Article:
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Bariatric Revision Surgery: When Is It Right for Your Patient?

Treating the root cause of weight-related comorbidities

Bariatric Revision Surgery at LVHN

To help with chronic obesity and its many comorbidities, bariatric surgery is a powerful tool to lose weight and increase metabolic health. But as is the case with many diseases, people with obesity can experience relapses after treatment. When bariatric surgery is no longer effective, bariatric revision surgery can offer a solution.

Lehigh Valley Health Network (LVHN) is the area leader in bariatric revision – surgery that corrects or improves a previous weight-loss surgery. In fact, the network performs more than 1,000 bariatric procedures each year, of which more than 100 are bariatric revision procedures.

“Weight regain after initial bariatric surgery can happen for multiple reasons. At LVHN, we can improve the patient’s ‘tool’ to provide better weight loss, but education is important to gain maximum benefit from bariatric surgery,” says Richard Boorse, MD, Chief, Division of General Surgery. “We are geared to get them safely through surgery and follow the patient for up to five years postop to achieve long-term success.”

How revision helps

Individuals who benefit from bariatric revision include those who haven’t achieved optimal weight loss or have gained back substantial weight after surgery. Others may be experiencing unwanted side effects, such as gastroesophageal reflux.

“It’s important not to think of bariatric surgery in terms of success or failure,” Boorse says. “Obesity is a chronic disease. If we can prevent a patient from living with high blood pressure, type 2 diabetes, sleep apnea or other comorbidities for 10 years, that is a success.

The longer we ward off disease, the longer we can extend a patient’s life.”

Exploring revision options

LVHN performs minimally invasive Roux-en-Y gastric bypass and sleeve gastrectomy procedures, which work in different ways to reduce the size of the stomach and aid in weight loss.

Common revision surgeries include:

  • Converting a gastric lap band (an older, less effective surgical approach to weight loss) to a sleeve gastrectomy or gastric bypass: This is done for better results and fewer complications.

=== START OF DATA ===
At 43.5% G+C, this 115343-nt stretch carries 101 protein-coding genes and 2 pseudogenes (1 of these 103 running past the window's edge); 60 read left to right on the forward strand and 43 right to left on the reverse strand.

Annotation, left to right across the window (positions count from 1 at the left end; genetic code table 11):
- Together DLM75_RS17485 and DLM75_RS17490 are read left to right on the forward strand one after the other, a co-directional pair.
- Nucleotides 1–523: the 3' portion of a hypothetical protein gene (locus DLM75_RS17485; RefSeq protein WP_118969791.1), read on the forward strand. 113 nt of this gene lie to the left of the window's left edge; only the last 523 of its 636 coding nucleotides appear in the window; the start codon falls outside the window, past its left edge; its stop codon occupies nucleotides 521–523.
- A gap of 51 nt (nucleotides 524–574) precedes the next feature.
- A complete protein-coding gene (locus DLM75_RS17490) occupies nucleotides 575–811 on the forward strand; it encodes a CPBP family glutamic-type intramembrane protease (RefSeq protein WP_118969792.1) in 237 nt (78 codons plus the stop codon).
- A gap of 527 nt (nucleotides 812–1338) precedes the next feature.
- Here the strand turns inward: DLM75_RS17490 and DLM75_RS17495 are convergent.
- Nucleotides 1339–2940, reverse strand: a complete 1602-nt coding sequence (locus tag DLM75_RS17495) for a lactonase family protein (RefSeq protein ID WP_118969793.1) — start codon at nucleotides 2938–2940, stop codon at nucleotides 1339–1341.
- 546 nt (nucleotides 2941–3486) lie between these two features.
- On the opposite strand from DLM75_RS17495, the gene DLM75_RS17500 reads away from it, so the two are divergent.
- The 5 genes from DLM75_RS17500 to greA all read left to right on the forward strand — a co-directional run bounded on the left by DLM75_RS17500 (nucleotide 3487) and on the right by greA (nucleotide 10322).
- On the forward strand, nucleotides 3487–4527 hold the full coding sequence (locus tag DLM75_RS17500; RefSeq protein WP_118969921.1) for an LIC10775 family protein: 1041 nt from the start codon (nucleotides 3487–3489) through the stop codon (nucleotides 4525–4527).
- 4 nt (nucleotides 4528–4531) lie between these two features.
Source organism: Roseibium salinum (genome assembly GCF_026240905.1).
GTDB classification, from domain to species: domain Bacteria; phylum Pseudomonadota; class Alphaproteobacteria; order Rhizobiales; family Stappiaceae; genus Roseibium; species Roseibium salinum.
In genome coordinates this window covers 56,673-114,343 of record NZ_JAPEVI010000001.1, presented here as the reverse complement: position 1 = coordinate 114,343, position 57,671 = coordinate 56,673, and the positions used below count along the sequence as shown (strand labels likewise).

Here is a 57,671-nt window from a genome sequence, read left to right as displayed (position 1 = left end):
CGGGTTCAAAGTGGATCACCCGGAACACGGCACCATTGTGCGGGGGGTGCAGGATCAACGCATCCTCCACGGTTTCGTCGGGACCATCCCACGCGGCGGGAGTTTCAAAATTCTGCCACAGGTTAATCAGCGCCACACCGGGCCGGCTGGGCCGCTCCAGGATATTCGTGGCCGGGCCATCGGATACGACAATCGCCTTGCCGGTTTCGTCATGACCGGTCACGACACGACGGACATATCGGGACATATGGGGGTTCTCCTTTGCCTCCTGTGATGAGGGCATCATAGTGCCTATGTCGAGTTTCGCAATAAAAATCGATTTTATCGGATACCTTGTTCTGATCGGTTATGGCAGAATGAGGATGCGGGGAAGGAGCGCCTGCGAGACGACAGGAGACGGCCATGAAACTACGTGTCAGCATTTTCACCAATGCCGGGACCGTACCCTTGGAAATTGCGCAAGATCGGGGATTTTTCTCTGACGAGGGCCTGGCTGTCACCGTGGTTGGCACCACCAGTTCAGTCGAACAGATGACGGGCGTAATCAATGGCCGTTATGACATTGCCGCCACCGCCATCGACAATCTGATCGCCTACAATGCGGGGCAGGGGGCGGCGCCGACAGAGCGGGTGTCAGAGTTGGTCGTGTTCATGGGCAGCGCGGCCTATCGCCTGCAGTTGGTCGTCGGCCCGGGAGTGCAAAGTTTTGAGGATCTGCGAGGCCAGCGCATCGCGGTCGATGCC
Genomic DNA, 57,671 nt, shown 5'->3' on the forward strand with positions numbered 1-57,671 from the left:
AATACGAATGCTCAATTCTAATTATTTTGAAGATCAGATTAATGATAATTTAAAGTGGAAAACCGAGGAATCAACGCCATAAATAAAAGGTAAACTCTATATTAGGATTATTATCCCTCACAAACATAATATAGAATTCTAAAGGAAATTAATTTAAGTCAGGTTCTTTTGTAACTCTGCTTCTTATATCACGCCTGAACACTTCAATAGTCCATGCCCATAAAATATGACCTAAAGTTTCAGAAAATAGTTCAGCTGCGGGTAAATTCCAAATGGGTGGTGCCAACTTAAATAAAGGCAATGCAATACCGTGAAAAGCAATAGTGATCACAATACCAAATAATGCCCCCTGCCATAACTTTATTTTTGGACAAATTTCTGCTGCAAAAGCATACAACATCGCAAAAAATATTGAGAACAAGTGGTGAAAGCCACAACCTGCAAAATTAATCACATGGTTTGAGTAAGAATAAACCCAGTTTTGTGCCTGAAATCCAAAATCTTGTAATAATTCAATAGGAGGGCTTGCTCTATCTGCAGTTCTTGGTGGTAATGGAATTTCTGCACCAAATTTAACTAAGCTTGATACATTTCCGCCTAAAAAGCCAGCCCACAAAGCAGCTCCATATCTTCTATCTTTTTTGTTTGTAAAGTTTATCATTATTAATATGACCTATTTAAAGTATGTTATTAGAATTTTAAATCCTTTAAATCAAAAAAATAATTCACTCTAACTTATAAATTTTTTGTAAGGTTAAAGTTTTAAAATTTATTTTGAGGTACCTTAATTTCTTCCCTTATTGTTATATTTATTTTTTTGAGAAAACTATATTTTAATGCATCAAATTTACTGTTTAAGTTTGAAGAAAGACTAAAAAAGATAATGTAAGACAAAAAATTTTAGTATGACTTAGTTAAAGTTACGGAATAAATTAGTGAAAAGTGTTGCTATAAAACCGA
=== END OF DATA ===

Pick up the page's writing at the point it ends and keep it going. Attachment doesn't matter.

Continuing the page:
• Converting a sleeve gastrectomy to a gastric bypass: This often cures gastroesophageal reflux sometimes caused by a sleeve gastrectomy.
  • Revising a gastric bypass: Individuals may see weight gain over time as the stomach “pouch” stretches and they lose restriction. Revising a gastric bypass reduces the size of the pouch and increases the restriction.

“Each type of bariatric surgery is different. What works for one person may not be appropriate for another,” Boorse says. “We conduct extensive imaging and evaluation to determine the best option for each patient.”

When to refer patients

Bariatric surgery patients should be evaluated for revision surgery if they have:

  • Gastroesophageal reflux
  • Regained weight or never achieved adequate weight loss after surgery and have a body mass index of 35+ with comorbidities such as diabetes, high blood pressure or sleep apnea

Any individual who is struggling with weight gain after bariatric surgery but does not qualify for revision surgery can be referred for extensive supportive services with LVHN’s bariatric program.

“Just because a patient has had a relapse from bariatric surgery does not mean they will not achieve success,” Boorse says. “To fully address issues like diabetes and high blood pressure, we need to treat the root cause. Revision surgery can help.”

Referral Center

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Refer a patient

To refer a patient or to request an appointment, call 888-402-LVHN.

Call 888-402-LVHN (5846)

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